Wine farms – A new trend in grape growing

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You’re likely familiar with organic farming, and might even know about biodynamic farming, but Stephen Hagen, farmer of Antiquum Farm, does neither.

Instead, he practices a technique he calls Grazing-Based Viticulture, incorporating a variety of rotating livestock to help manage his crops and provide nutrients for the vines. The result? Wines with a true sense of terroir and land that is responding generously, Hagen says.

He’s obsessed with growing the best wines possible. “My wines are not made, they are grown cluster by cluster, with my own hands. They are a marriage of place, its people, and a moment in time,” he said.

When asked about biodynamic farming, Hagen replied honestly. “I’m not a joiner or team player; I despise recipes and checklists, and I think that certification lists come to the detriment of creativity and innovation. I want to think for myself and work from my gut. I call our method, grazing-based viticulture.” It’s basically agriculture from before the ease of fertilizers and easy mechanization, a method that saves about 12 tractor passes per year. It’s biodynamics with a curmudgeonly old-school twist. “We take the sheep poop and specificity and leave the moon and stars to wiser people.”

“I think biodynamics are awesome and I deeply admire the commitment to something deeper and more meaningful for anyone moving in that direction. We’re all on the same team. Any farming method that makes a farmer have a more intimate connection to their place is a very positive step,” he added.

But he also wants to keep the conversation going and continue to think critically. One of the things he loves about grazing-based viticulture is…

Read the complete story here on WinePress NW.

Saké & Cheese: Japanese rice spirit meets its mmmatch

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For many American consumers, saké suggests a certain mystique. Although it’s often referred to as “rice wine,” it’s really not wine. Nor it is cider or beer. So, what exactly is it?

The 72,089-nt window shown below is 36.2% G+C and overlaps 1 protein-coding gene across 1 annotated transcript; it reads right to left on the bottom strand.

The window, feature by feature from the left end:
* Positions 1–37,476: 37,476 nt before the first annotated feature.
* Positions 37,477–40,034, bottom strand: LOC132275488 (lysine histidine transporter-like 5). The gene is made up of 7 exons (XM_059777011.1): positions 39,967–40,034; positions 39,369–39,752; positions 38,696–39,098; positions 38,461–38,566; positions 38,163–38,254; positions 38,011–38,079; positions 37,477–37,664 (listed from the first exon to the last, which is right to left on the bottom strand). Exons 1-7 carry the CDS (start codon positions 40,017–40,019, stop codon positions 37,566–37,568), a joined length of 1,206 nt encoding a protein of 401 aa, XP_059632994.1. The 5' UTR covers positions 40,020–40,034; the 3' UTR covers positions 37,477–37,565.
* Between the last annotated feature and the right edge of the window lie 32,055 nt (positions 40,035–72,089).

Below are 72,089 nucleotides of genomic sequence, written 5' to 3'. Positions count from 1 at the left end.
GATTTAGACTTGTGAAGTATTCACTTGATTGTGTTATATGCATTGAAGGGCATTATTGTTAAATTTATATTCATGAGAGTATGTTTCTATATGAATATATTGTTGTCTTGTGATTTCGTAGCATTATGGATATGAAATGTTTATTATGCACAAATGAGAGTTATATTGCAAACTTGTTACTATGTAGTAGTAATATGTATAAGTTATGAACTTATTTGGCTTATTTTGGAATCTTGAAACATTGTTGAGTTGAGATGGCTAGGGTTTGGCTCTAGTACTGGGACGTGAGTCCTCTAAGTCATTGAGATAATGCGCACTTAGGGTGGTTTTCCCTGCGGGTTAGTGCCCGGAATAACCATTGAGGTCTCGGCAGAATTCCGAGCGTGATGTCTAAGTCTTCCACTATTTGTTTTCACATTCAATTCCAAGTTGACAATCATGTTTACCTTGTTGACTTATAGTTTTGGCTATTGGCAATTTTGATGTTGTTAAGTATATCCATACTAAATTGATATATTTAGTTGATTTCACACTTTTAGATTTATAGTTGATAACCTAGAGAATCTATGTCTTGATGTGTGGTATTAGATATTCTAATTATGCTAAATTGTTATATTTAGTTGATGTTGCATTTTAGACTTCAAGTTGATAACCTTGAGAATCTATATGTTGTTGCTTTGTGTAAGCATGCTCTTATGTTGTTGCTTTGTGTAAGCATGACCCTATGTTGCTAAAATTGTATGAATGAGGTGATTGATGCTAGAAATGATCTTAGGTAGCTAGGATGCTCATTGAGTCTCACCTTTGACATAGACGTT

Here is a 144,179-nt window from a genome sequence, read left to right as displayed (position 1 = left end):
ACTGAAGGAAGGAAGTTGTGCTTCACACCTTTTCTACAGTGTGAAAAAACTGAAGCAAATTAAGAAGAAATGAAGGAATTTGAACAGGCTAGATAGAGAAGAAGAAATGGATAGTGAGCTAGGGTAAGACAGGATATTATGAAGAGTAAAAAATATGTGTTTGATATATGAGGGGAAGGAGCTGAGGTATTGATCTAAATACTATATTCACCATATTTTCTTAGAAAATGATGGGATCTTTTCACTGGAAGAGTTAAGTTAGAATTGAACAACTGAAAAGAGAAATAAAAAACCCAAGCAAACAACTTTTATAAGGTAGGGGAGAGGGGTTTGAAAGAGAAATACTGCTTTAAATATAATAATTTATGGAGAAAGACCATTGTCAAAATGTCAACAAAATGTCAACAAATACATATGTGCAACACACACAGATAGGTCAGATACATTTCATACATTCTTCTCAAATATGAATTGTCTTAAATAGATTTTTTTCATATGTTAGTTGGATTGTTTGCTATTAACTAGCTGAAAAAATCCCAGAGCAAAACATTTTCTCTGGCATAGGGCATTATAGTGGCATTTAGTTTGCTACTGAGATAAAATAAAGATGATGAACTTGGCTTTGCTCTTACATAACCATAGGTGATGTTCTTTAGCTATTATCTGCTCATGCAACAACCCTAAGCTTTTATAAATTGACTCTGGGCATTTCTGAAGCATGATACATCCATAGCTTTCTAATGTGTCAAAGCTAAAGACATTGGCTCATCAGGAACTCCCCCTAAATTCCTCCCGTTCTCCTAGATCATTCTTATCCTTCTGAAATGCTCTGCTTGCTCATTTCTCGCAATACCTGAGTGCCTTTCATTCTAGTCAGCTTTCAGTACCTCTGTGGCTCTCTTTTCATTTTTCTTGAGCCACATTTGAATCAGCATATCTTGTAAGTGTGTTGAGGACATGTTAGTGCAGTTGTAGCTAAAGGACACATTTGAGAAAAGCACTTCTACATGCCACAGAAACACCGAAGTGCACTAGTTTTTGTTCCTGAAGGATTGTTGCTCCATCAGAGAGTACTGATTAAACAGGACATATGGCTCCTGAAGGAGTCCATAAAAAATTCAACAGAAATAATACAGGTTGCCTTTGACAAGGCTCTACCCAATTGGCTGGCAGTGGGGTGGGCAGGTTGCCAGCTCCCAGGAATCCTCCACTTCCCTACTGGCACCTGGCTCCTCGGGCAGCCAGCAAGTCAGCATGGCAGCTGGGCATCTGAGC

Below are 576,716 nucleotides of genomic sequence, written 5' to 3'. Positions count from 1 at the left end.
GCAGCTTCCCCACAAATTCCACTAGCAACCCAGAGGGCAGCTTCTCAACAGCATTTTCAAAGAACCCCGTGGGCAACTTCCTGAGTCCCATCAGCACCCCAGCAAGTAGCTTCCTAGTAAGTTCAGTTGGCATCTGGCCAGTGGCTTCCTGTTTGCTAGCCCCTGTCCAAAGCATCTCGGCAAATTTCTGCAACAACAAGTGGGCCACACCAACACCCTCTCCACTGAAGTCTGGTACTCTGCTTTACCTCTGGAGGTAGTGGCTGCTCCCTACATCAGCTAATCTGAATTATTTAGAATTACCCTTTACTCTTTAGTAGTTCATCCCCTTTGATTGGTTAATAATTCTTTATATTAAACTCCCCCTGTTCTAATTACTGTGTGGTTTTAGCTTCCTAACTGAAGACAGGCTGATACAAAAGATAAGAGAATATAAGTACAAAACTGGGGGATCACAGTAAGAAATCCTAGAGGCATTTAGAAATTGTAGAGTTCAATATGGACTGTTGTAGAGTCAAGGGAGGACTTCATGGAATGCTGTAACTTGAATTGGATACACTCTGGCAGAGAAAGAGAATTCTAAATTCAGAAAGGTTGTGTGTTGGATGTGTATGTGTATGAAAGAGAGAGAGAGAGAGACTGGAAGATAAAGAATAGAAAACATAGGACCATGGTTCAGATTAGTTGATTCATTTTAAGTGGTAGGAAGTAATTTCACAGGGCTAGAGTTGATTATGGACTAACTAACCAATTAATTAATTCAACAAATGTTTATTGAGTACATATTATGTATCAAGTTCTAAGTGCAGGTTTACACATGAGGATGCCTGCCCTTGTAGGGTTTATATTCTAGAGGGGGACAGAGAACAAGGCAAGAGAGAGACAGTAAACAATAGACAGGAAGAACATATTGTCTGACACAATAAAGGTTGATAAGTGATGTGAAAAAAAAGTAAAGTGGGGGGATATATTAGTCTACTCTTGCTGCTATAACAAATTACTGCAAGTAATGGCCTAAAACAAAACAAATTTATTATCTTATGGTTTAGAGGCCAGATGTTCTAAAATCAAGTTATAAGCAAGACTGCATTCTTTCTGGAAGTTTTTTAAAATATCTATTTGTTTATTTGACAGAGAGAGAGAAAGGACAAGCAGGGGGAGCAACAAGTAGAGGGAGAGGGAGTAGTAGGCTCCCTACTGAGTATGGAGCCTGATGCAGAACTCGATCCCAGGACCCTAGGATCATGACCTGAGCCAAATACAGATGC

Saké is an ancient alcoholic beverage made by fermenting rice. Unlike grapes made into wine by the fermentation of fruit sugar, the rice’s starch is converted into sugar and then fermented into alcohol. While the process relates more to brewing beer, saké sommelier Miyuki Yoshida emphatically states, “Saké is a category on its own. Saké is saké!”

According to SakéOne’s associate brand manager, Jessie Sheeran, “Saké is killing it in U.S. markets. It’s kosher, sulfite-free, vegan-friendly, gluten-free and histamine-free, so it checks a lot of healthy boxes.” Ranging from the clear and bright Gingo to the sweeter, cloudy Nigiri, saké’s variety comes from the polishing of the rice. More polish — removing impurities, proteins, etc. — results in fragrant, fruity, elegant aromas.

“There is a challenge of getting people to understand what saké is and what it isn’t,” says SakéOne president Steve Vuylsteke. It’s not all from Japan; it’s not only consumed with Japanese food, and it’s not only drunk cold.” He suggests trying it with salumi or chorizo, or even grilled cheese.

Read the complete story here on Oregon Wine Press.

TASTE event photo

Equity in Action: Inaugural TASTE PDX makes a statement

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Gather a large group of people aligned around a shared vision, serve them an amazing dinner crafted by some of Portland’s top chefs, paired with wines from Oregon’s founding wineries, and you have a recipe for inspiration. With the goal of advancing inclusion and equity, more than 450 guests attended the first TASTE PDX at the Portland Art Museum May 31.

The concept was born when Kali Thorne Ladd, executive director of KairosPDX, a nonprofit delivering equitable education to under-served children, shared her idea for TASTE with David Adelsheim of Adelsheim Vineyard, who told her he was looking for more ways to celebrate Oregon wines in Portland. Read the entire story here on Oregon Wine Press.

Domaine Serene wine tasting by Terry Richard

Oregon wine scores are on the rise, and sales tend to follow

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Sometimes what makes a wine great is its score.

Arguably, the wine was great before it received a score in a prominent wine publication. But when a wine earns a high score with the critics, the national or international recognition sells that wine, and likely subsequent vintages as well. Good scores can catapult a wine, winemaker and winery into the spotlight. And some of the most revered critics have been scoring Oregon wines particularly high lately, especially compared to neighboring regions.

Take Colene Clemens Vineyards, a Newberg winery that focuses on pinot noir. Although consistently highly reviewed, this winery broke into Wine Spectator’s top 10 this year, with its 2015 Dopp Creek Pinot Noir ranked seventh out of 100. Try and find a bottle of that vintage somewhere.

All told, Wine Spectator recognized Oregon with six Willamette Valley wines in its Top 100 issue for 2018. That’s 6% of the spots in the top 100 this year, a new record for a state that produces only 1.5% of domestic wines. Read the rest of the story here in The Oregonian.

Belle Pente vineyard featured in Slow Wine Guide